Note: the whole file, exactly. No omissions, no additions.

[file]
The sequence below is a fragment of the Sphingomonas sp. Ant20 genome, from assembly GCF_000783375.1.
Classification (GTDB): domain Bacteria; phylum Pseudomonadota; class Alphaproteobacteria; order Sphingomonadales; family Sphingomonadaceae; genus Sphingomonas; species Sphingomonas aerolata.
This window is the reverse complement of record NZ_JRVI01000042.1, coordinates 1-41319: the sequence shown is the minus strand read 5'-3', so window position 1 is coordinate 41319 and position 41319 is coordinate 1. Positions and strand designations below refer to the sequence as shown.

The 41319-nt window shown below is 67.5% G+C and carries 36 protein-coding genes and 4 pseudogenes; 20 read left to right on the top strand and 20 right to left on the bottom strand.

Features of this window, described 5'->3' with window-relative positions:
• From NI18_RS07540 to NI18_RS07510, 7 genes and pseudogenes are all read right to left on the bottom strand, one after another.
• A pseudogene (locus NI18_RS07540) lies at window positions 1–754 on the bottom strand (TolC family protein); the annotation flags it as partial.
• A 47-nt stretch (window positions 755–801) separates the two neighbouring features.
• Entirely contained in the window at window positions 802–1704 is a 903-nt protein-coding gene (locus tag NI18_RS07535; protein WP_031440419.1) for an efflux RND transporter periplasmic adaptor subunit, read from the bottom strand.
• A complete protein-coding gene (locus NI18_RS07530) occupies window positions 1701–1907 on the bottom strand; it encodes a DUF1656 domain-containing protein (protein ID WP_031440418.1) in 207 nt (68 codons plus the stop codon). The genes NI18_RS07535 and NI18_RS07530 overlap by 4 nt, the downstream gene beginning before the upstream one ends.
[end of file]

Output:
The sequence below is a fragment of the Sphingomonas sp. Ant20 genome, from assembly GCF_000783375.1.
Classification (GTDB): domain Bacteria; phylum Pseudomonadota; class Alphaproteobacteria; order Sphingomonadales; family Sphingomonadaceae; genus Sphingomonas; species Sphingomonas aerolata.
This window is the reverse complement of record NZ_JRVI01000042.1, coordinates 1-41319: the sequence shown is the minus strand read 5'-3', so window position 1 is coordinate 41319 and position 41319 is coordinate 1. Positions and strand designations below refer to the sequence as shown.

The 41319-nt window shown below is 67.5% G+C and carries 36 protein-coding genes and 4 pseudogenes; 20 read left to right on the top strand and 20 right to left on the bottom strand.

Features of this window, described 5'->3' with window-relative positions:
• From NI18_RS07540 to NI18_RS07510, 7 genes and pseudogenes are all read right to left on the bottom strand, one after another.
• A pseudogene (locus NI18_RS07540) lies at window positions 1–754 on the bottom strand (TolC family protein); the annotation flags it as partial.
• A 47-nt stretch (window positions 755–801) separates the two neighbouring features.
• Entirely contained in the window at window positions 802–1704 is a 903-nt protein-coding gene (locus tag NI18_RS07535; protein WP_031440419.1) for an efflux RND transporter periplasmic adaptor subunit, read from the bottom strand.
• A complete protein-coding gene (locus NI18_RS07530) occupies window positions 1701–1907 on the bottom strand; it encodes a DUF1656 domain-containing protein (protein ID WP_031440418.1) in 207 nt (68 codons plus the stop codon). The genes NI18_RS07535 and NI18_RS07530 overlap by 4 nt, the downstream gene beginning before the upstream one ends.